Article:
A Vancouver Island woman is challenging a flight policy with Air Canada that she says is keeping her from being reunited with her dying dog.

Robyn Larocque’s dog ‘Cheech’ is currently in Calgary where he underwent radiation treatment for a tumour, and he was ready to come home this weekend.

The pitbull cross flew there a week ago via WestJet, but the airline’s cargo desk in Victoria is closed on weekends – and Cheech can’t fly with Air Canada because of its policy that bans snub-nose breeds from flying.

The airline doesn’t accept brachycephalic, or snub-nosed, breeds of dogs and cats due to safety concerns, stating the policy was implemented in 2015 following research and tests.

“These breeds are prone to experiencing breathing difficulties especially during air travel, making it distressing and potentially harmful to them, and our decision was made solely out of concern for the safety of these animals,” Air Canada said in an email.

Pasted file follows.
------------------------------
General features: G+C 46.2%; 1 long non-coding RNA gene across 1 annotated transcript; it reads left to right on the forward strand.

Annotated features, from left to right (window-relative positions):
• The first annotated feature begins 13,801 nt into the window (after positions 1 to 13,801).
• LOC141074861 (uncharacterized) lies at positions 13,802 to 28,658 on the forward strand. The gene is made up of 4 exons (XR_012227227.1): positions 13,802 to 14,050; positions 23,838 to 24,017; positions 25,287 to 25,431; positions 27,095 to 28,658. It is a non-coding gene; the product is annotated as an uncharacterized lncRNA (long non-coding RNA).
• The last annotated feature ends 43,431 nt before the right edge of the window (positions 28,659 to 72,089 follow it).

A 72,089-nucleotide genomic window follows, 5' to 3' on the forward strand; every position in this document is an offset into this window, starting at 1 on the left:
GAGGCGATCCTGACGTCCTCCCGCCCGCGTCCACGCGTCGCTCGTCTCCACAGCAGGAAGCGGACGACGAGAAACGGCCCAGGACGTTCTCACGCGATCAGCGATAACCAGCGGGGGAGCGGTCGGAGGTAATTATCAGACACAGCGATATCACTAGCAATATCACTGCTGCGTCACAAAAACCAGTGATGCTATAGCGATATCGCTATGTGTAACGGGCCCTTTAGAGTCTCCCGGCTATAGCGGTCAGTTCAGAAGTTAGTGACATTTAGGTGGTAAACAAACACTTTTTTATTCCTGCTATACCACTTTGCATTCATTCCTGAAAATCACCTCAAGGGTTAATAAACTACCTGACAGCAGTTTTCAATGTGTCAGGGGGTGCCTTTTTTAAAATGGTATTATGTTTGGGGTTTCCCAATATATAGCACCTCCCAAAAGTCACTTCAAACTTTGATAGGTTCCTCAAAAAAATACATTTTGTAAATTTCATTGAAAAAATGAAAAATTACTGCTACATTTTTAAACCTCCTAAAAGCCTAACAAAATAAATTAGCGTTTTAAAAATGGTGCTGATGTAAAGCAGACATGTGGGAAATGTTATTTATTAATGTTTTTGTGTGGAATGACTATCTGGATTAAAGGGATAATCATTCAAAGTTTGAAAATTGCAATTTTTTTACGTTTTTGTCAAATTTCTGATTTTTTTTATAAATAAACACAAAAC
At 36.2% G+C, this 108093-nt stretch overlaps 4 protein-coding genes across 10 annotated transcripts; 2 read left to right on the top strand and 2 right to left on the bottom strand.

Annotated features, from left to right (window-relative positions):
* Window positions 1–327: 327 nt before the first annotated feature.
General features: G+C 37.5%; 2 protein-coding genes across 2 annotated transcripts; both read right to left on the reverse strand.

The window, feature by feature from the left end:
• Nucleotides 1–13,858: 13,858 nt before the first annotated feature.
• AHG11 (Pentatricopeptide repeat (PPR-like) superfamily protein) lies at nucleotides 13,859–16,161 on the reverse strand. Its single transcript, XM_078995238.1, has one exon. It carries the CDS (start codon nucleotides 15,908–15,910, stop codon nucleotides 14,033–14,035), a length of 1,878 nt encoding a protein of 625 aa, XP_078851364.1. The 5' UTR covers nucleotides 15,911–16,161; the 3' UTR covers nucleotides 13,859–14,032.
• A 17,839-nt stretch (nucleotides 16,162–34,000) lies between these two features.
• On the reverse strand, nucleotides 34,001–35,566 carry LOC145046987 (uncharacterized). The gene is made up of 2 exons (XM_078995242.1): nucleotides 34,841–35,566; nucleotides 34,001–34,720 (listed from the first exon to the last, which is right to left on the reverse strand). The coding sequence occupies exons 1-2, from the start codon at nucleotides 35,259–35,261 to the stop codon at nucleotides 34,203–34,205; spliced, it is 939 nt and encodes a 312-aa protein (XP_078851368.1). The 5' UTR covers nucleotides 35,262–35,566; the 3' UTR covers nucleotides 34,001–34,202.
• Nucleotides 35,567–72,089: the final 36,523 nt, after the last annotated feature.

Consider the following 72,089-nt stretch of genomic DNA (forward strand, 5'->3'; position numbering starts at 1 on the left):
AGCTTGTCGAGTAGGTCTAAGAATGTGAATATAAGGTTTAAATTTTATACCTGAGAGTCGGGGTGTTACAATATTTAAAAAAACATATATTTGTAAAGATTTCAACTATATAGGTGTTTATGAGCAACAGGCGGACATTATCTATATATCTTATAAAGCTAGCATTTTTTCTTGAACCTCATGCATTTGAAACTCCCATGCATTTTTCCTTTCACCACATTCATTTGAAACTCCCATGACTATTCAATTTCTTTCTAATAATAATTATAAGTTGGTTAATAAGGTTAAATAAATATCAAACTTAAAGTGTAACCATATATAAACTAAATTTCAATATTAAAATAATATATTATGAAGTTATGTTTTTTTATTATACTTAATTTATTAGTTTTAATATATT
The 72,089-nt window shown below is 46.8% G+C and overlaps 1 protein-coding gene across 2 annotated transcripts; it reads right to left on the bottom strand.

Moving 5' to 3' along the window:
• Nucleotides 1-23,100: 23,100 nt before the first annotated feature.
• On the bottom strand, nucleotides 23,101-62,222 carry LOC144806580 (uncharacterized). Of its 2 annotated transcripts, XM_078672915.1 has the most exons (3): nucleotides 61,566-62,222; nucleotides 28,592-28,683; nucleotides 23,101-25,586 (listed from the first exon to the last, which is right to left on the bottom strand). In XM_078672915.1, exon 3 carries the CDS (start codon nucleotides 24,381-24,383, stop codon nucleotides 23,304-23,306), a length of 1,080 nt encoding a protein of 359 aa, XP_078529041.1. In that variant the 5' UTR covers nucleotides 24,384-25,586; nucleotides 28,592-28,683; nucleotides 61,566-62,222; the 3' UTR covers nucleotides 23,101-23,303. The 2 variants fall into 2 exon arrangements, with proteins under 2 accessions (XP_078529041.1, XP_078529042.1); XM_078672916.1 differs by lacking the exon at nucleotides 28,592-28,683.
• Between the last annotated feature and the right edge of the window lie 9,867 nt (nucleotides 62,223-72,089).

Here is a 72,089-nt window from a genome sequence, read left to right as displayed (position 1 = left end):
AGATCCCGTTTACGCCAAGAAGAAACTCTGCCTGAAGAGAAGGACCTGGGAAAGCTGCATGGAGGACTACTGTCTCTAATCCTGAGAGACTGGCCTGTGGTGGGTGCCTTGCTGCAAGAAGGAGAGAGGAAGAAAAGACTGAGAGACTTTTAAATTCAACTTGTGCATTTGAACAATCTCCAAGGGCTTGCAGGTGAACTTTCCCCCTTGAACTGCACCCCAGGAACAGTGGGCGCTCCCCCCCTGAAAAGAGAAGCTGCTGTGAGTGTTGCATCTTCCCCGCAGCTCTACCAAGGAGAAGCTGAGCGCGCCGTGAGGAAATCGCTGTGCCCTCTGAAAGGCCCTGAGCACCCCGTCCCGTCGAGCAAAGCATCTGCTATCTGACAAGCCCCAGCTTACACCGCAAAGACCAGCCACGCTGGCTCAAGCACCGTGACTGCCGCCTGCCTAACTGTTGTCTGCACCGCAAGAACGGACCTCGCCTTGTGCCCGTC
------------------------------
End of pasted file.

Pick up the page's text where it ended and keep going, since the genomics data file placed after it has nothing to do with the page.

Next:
Larocque is calling the policy unfair because Cheech was cleared for travel by his vet. 

“If my vet said we don’t think it would be a good idea for you to fly this dog we would never do this, we’re trying to save his life as opposed to shorten it or end it,” Larocque said.

The Victoria woman rescued Cheech from the Capital Regional District pound two years ago.

Four weeks ago Larocque’s husband noticed a lump on the underside of Cheech’s jaw, which turned out to be terminal cancer.

One of the options was to fly him to Alberta for an experimental radiation therapy.

“He still has a terminal diagnosis. His cancer, unless there is a miracle, will not be cured,” Larocque said. “We are looking at prolonging our time with him.”

Air Canada’s snub-nosed breeds travel policy applies to a variety of dogs, including Boston terriers, chow chows, bulldogs and pugs.

Larocque wants the company to re-analyze the ban and take pets on a case-by-case basis, similar to WestJet.

“If they’re going to have a policy on snub nosed dogs, let it be based on actual research, actual advice from a vet,” she said.

The B.C. woman says she’s desperate to bring her sick dog home and the policy prevents it from happening sooner.

“To be alone for an extra 72 hours in a facility, hundreds and hundreds of kilometres away from us , that’s not where he needs to be when he’s as sick as he is,” Larocque said.